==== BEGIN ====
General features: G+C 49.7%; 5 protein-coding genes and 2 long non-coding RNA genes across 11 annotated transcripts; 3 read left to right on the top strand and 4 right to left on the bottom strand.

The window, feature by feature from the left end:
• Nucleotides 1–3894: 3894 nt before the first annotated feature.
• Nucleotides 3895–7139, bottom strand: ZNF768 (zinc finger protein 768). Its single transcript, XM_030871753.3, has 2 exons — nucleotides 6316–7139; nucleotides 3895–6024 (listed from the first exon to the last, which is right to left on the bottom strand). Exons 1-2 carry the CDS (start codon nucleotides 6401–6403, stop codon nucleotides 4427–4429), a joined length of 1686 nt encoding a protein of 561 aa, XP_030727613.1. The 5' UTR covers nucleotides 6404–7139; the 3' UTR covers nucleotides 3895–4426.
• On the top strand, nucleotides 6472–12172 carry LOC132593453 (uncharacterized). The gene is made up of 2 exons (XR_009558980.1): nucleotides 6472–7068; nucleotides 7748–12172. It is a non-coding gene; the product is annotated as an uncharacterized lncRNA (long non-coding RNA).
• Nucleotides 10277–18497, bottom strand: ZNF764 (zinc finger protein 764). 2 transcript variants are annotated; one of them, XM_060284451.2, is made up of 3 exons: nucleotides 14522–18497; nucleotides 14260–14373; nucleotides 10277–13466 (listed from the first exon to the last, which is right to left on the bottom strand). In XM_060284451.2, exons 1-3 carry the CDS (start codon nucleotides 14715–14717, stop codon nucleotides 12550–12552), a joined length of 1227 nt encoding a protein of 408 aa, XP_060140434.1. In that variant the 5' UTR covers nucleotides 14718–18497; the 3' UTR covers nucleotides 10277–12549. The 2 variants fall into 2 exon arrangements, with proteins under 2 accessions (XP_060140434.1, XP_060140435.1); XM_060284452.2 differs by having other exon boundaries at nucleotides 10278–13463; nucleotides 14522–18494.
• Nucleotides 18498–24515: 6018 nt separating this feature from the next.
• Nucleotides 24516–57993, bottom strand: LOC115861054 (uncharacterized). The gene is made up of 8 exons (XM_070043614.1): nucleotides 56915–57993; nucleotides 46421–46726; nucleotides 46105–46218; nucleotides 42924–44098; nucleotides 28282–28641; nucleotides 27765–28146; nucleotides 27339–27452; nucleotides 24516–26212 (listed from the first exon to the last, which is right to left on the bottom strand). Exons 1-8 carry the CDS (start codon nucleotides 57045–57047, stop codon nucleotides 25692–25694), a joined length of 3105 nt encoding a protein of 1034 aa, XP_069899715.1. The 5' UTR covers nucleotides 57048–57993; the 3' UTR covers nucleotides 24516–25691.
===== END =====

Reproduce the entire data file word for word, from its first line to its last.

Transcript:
General features: G+C 49.7%; 5 protein-coding genes and 2 long non-coding RNA genes across 11 annotated transcripts; 3 read left to right on the top strand and 4 right to left on the bottom strand.

The window, feature by feature from the left end:
• Nucleotides 1–3894: 3894 nt before the first annotated feature.
• Nucleotides 3895–7139, bottom strand: ZNF768 (zinc finger protein 768). Its single transcript, XM_030871753.3, has 2 exons — nucleotides 6316–7139; nucleotides 3895–6024 (listed from the first exon to the last, which is right to left on the bottom strand). Exons 1-2 carry the CDS (start codon nucleotides 6401–6403, stop codon nucleotides 4427–4429), a joined length of 1686 nt encoding a protein of 561 aa, XP_030727613.1. The 5' UTR covers nucleotides 6404–7139; the 3' UTR covers nucleotides 3895–4426.
• On the top strand, nucleotides 6472–12172 carry LOC132593453 (uncharacterized). The gene is made up of 2 exons (XR_009558980.1): nucleotides 6472–7068; nucleotides 7748–12172. It is a non-coding gene; the product is annotated as an uncharacterized lncRNA (long non-coding RNA).
• Nucleotides 10277–18497, bottom strand: ZNF764 (zinc finger protein 764). 2 transcript variants are annotated; one of them, XM_060284451.2, is made up of 3 exons: nucleotides 14522–18497; nucleotides 14260–14373; nucleotides 10277–13466 (listed from the first exon to the last, which is right to left on the bottom strand). In XM_060284451.2, exons 1-3 carry the CDS (start codon nucleotides 14715–14717, stop codon nucleotides 12550–12552), a joined length of 1227 nt encoding a protein of 408 aa, XP_060140434.1. In that variant the 5' UTR covers nucleotides 14718–18497; the 3' UTR covers nucleotides 10277–12549. The 2 variants fall into 2 exon arrangements, with proteins under 2 accessions (XP_060140434.1, XP_060140435.1); XM_060284452.2 differs by having other exon boundaries at nucleotides 10278–13463; nucleotides 14522–18494.
• Nucleotides 18498–24515: 6018 nt separating this feature from the next.
• Nucleotides 24516–57993, bottom strand: LOC115861054 (uncharacterized). The gene is made up of 8 exons (XM_070043614.1): nucleotides 56915–57993; nucleotides 46421–46726; nucleotides 46105–46218; nucleotides 42924–44098; nucleotides 28282–28641; nucleotides 27765–28146; nucleotides 27339–27452; nucleotides 24516–26212 (listed from the first exon to the last, which is right to left on the bottom strand). Exons 1-8 carry the CDS (start codon nucleotides 57045–57047, stop codon nucleotides 25692–25694), a joined length of 3105 nt encoding a protein of 1034 aa, XP_069899715.1. The 5' UTR covers nucleotides 57048–57993; the 3' UTR covers nucleotides 24516–25691.